Florida has quite the cadre of current, prominent, proactive creationists; more than I had originally thought! Turns out that I could have expanded Going Ape by a few pages.
I chapter 7 I wrote about Kent “Dr. Dino” Hovind and his now defunct Dinosaur Adventure Land. His son, Eric, opened The Creation Store in Pensacola after his dad went to jail for tax fraud. There’s the Creation Studies Institute with its accompanying Creation Discovery Museum founded by Tom DeRosa in Ft. Lauderdale. You can take “creation education vacations” hosted by Gary Parker and his Arcadia-based Creation Adventures Museum. And there’s Creation Worldview Ministries in Orlando headed by Grady McMurtry. There are several others featured in my book but these are some of the highlights.
I still like to research Florida’s ties to creationism in it many forms, which is fortunate, because I never fail to turn up something new. For instance, I’d like to introduce you to Bill Clifton and his Science Partners business. He offers quite a few science classes for homeschoolers and private schools, he offers several workshops and field trips, and he’s available for speaking engagements. The credentials listed on his website are actually impressive with a few apparently legitimate degrees and several certifications. I’m envious.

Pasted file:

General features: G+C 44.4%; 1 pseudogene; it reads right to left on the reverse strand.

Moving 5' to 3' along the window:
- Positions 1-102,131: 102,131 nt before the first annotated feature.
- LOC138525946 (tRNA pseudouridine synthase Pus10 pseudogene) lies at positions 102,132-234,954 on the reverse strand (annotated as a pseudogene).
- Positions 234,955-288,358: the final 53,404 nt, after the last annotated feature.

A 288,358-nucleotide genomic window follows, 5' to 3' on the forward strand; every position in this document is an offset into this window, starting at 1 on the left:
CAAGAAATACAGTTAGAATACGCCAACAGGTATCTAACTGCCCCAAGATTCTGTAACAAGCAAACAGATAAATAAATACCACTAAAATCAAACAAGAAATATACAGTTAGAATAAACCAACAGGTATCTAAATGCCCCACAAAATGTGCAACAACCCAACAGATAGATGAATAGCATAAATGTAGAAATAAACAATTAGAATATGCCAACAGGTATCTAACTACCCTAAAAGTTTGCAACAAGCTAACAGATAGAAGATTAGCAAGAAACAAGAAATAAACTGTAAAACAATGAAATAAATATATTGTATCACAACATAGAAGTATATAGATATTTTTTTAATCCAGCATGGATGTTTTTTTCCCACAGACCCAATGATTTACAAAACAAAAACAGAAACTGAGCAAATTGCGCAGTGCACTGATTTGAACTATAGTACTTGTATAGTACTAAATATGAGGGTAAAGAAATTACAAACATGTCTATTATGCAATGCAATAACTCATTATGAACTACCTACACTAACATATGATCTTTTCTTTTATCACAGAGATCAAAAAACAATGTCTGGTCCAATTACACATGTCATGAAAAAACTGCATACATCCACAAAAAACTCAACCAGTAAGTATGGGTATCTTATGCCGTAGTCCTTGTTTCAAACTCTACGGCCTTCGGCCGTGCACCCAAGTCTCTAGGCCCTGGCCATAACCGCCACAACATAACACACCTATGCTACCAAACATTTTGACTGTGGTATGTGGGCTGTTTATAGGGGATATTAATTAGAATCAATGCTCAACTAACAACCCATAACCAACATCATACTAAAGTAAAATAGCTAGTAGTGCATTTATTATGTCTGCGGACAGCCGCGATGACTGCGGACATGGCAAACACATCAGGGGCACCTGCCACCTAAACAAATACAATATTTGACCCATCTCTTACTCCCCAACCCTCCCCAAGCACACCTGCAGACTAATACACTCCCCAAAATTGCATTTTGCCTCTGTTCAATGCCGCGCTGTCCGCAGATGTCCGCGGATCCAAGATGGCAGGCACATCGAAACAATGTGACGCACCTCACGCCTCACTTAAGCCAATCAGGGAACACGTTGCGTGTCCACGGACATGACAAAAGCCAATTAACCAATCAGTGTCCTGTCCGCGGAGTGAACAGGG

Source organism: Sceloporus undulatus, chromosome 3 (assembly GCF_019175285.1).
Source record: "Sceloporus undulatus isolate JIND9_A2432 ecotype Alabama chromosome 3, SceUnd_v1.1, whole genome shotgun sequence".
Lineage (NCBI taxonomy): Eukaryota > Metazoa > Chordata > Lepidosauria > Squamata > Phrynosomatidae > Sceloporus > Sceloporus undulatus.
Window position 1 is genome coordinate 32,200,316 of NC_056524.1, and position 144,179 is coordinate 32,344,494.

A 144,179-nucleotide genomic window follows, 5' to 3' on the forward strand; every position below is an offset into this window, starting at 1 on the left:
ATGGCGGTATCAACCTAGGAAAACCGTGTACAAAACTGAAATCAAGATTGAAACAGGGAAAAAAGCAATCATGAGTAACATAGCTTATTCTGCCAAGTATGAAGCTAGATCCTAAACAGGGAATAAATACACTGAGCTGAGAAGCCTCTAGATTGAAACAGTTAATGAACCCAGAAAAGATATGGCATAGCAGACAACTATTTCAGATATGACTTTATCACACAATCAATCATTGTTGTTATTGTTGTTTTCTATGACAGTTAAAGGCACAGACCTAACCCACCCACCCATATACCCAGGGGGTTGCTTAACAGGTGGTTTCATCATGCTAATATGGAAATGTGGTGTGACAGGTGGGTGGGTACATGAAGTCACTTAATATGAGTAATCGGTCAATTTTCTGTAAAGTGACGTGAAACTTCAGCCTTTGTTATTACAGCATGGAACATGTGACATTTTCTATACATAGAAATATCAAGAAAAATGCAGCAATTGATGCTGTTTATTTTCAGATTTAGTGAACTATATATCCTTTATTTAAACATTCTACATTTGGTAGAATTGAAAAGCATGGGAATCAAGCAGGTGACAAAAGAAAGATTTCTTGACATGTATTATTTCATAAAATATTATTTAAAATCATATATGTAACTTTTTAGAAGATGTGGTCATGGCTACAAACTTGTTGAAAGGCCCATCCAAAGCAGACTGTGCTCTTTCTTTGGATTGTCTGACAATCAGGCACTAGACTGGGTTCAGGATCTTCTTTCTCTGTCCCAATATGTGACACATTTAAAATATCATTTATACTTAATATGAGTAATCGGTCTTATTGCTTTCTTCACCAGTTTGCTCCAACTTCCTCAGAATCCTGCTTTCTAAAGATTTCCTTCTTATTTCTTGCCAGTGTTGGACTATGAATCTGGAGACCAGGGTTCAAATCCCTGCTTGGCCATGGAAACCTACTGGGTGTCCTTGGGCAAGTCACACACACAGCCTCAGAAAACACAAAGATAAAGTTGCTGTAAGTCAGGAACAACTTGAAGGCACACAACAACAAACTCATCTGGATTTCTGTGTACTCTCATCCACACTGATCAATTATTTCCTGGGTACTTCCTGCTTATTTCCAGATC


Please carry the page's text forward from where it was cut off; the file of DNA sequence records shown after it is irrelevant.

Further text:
He also states that “he was head of SeaWorld Orlando’s Education Department.” I did a quick check on that statement and while I don’t have official confirmation I found some documents that might back him up. Additionally, he does a significant amount of his current teaching at SeaWorld, leading study groups there such as the “Creationist Guide to SeaWorld” and the “High School Marine Science at SeaWorld” that “is taught from a creationist, Christian, Biblical worldview while making students aware of other worldviews. The objective is to teach students to see the Hand of the Creator in all of nature.”
He says he is “‘The Science Rebel’ because he challenges traditional scientific thought and explores our natural world from a creationist, biblical worldview.” So far, the only sample of his teaching style that I could find is in this video about ocean waves.
Perhaps his typical lesson is more scientifically based than this video. I hope so.
I’m interested in knowing more about Mr. Clifton but I’m not willing to shell out the money to attend any of his programs, despite the fact that some of his presentations are done right here in my home county, Volusia. His website notes that he’s been in several news articles. However, I haven’t found any yet, and I’m very good at finding material in the news archives. He’s mentioned on many different Christian and homeschooling websites but so far I’ve only found the same promotional hype that’s on his own website. If anyone happens across interesting information about him, let me know!
In posts I’ll tell you about some more new-to-me Florida creationists. My research never ends!